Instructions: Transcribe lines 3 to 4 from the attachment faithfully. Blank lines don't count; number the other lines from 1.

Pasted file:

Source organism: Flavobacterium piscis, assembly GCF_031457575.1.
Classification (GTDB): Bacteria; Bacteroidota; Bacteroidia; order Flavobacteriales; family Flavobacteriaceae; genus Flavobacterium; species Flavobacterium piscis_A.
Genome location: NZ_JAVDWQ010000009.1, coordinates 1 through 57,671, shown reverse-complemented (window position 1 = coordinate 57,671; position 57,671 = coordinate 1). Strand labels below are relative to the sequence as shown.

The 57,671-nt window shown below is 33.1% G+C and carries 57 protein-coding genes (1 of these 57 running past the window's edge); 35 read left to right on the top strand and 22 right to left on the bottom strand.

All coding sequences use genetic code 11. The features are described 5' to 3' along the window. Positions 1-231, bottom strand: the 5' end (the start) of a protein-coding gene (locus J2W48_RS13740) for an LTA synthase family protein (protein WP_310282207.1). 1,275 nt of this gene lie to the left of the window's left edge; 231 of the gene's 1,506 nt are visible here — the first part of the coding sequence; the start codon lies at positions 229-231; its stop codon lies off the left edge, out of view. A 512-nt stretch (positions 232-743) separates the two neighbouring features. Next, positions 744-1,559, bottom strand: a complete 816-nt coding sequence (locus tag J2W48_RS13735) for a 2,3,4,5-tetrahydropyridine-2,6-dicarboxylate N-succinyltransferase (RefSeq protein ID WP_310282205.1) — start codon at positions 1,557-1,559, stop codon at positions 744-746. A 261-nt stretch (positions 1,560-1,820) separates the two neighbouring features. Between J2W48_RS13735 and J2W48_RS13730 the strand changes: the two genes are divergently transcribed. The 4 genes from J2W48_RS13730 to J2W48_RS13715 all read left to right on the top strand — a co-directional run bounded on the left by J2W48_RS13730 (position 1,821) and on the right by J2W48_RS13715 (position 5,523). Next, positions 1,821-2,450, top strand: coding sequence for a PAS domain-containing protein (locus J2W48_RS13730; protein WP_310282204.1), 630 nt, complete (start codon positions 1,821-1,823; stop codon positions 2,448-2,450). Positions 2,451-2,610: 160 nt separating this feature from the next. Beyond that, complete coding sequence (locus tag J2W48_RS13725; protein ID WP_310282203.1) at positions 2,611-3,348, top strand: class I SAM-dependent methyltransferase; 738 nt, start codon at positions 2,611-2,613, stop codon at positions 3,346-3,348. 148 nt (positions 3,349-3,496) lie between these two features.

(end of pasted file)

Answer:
Genome location: NZ_JAVDWQ010000009.1, coordinates 1 through 57,671, shown reverse-complemented (window position 1 = coordinate 57,671; position 57,671 = coordinate 1). Strand labels below are relative to the sequence as shown.

The 57,671-nt window shown below is 33.1% G+C and carries 57 protein-coding genes (1 of these 57 running past the window's edge); 35 read left to right on the top strand and 22 right to left on the bottom strand.